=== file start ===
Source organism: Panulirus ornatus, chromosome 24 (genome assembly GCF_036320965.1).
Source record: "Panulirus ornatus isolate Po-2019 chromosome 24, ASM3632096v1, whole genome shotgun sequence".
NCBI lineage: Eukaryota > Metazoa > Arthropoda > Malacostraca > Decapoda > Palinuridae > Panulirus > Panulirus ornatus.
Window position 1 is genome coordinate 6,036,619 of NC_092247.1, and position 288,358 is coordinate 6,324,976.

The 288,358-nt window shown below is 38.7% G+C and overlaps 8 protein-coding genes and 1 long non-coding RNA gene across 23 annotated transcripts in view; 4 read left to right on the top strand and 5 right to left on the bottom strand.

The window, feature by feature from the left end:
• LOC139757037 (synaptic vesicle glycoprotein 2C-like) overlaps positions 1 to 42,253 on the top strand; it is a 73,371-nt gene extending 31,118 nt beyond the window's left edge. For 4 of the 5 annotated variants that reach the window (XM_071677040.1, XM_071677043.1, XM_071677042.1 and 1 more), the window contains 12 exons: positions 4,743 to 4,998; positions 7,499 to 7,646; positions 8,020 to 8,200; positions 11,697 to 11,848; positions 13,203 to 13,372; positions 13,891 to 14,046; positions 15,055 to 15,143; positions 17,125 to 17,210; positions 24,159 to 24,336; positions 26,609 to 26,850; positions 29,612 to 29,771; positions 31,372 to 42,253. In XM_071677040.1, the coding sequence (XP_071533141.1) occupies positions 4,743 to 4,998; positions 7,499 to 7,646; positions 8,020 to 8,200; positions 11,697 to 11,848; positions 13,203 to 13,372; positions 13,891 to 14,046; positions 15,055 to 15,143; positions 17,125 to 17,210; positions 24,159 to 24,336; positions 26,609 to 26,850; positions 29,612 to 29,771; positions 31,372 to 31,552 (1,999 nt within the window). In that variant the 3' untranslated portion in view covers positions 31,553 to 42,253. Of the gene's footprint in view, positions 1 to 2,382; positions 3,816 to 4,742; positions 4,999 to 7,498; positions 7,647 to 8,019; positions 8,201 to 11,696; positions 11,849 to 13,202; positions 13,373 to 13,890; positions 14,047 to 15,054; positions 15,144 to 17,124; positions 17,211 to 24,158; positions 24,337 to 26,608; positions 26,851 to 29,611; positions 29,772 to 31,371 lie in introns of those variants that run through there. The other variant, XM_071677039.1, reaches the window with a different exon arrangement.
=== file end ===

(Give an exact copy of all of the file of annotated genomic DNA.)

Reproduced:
Source organism: Panulirus ornatus, chromosome 24 (genome assembly GCF_036320965.1).
Source record: "Panulirus ornatus isolate Po-2019 chromosome 24, ASM3632096v1, whole genome shotgun sequence".
NCBI lineage: Eukaryota > Metazoa > Arthropoda > Malacostraca > Decapoda > Palinuridae > Panulirus > Panulirus ornatus.
Window position 1 is genome coordinate 6,036,619 of NC_092247.1, and position 288,358 is coordinate 6,324,976.

The 288,358-nt window shown below is 38.7% G+C and overlaps 8 protein-coding genes and 1 long non-coding RNA gene across 23 annotated transcripts in view; 4 read left to right on the top strand and 5 right to left on the bottom strand.

The window, feature by feature from the left end:
• LOC139757037 (synaptic vesicle glycoprotein 2C-like) overlaps positions 1 to 42,253 on the top strand; it is a 73,371-nt gene extending 31,118 nt beyond the window's left edge. For 4 of the 5 annotated variants that reach the window (XM_071677040.1, XM_071677043.1, XM_071677042.1 and 1 more), the window contains 12 exons: positions 4,743 to 4,998; positions 7,499 to 7,646; positions 8,020 to 8,200; positions 11,697 to 11,848; positions 13,203 to 13,372; positions 13,891 to 14,046; positions 15,055 to 15,143; positions 17,125 to 17,210; positions 24,159 to 24,336; positions 26,609 to 26,850; positions 29,612 to 29,771; positions 31,372 to 42,253. In XM_071677040.1, the coding sequence (XP_071533141.1) occupies positions 4,743 to 4,998; positions 7,499 to 7,646; positions 8,020 to 8,200; positions 11,697 to 11,848; positions 13,203 to 13,372; positions 13,891 to 14,046; positions 15,055 to 15,143; positions 17,125 to 17,210; positions 24,159 to 24,336; positions 26,609 to 26,850; positions 29,612 to 29,771; positions 31,372 to 31,552 (1,999 nt within the window). In that variant the 3' untranslated portion in view covers positions 31,553 to 42,253. Of the gene's footprint in view, positions 1 to 2,382; positions 3,816 to 4,742; positions 4,999 to 7,498; positions 7,647 to 8,019; positions 8,201 to 11,696; positions 11,849 to 13,202; positions 13,373 to 13,890; positions 14,047 to 15,054; positions 15,144 to 17,124; positions 17,211 to 24,158; positions 24,337 to 26,608; positions 26,851 to 29,611; positions 29,772 to 31,371 lie in introns of those variants that run through there. The other variant, XM_071677039.1, reaches the window with a different exon arrangement.